The Fresh Loaf

News & Information for Amateur Bakers and Artisan Bread Enthusiasts

Baking with freshly milled flour

Big Brick House Bakery's picture
Big Brick House...

Baking with freshly milled flour

I am a scratch baker, I purchase grains and use them in my bread recipes.  I have to make conversions from traditional flours to my fresh flour, has anyone else ran into this?  I have came up with several tricks, but always looking for more suggestions, along with other peoples creations with their fresh flour.

LLM777's picture
LLM777

I just substitute it and add more water to offset absorbtion.  Are there other things you do? I would love to hear them.

Hopefully, you'll get other comments.

Big Brick House Bakery's picture
Big Brick House...

I add Barley malt, and Ascorbic acid to each loaf, this helps with the texture and it also slows down the spoliage.  Those are the ingredients that use to be in "bread flour" in the store till they switched to chemical subs.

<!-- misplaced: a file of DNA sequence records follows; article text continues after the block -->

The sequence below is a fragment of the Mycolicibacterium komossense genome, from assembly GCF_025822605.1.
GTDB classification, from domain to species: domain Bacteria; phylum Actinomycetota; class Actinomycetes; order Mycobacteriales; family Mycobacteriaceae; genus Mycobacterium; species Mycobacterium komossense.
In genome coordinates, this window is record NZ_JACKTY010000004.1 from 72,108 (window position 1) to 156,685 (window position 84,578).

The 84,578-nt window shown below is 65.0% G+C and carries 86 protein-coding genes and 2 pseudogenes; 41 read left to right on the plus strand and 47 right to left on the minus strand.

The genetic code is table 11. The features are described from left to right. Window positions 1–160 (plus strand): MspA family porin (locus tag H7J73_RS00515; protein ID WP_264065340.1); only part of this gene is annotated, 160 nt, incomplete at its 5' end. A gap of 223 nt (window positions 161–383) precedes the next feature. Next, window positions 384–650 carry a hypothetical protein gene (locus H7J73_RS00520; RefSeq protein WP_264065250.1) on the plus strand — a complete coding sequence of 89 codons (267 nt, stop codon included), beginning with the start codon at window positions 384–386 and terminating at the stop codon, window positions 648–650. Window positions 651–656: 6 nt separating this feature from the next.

xaipete's picture
xaipete

Some people soak their flour in water overnight. Others, including me, let the flour and water autolyse (rest) for 20 minutes after an initial mix of 1 or 2 minutes so that the flour has a chance to absorb the water.

--Pamela

Big Brick House Bakery's picture
Big Brick House...

I find some days because of the weather that I have more difficulty.  I wish I could get that figured out better.

proth5's picture
proth5

I tend to use my freshly ground flour just like any other flour.  I do work at 72-75% hydration with fresh ground as opposed to a more modest 65-68% (for lean doughs with levain preferments) if I am using all purpose flour, but other than that, I give it no special treatment.

I routinely use an 80-85% extraction flour - so it is not, strictly speaking, "whole wheat."

I've baked with flour fresh from the mill, 24 hours old, a week old, two weeks old and a month old.  They all were similar in baking performance - although taste varied quite a bit...

Hope this helps.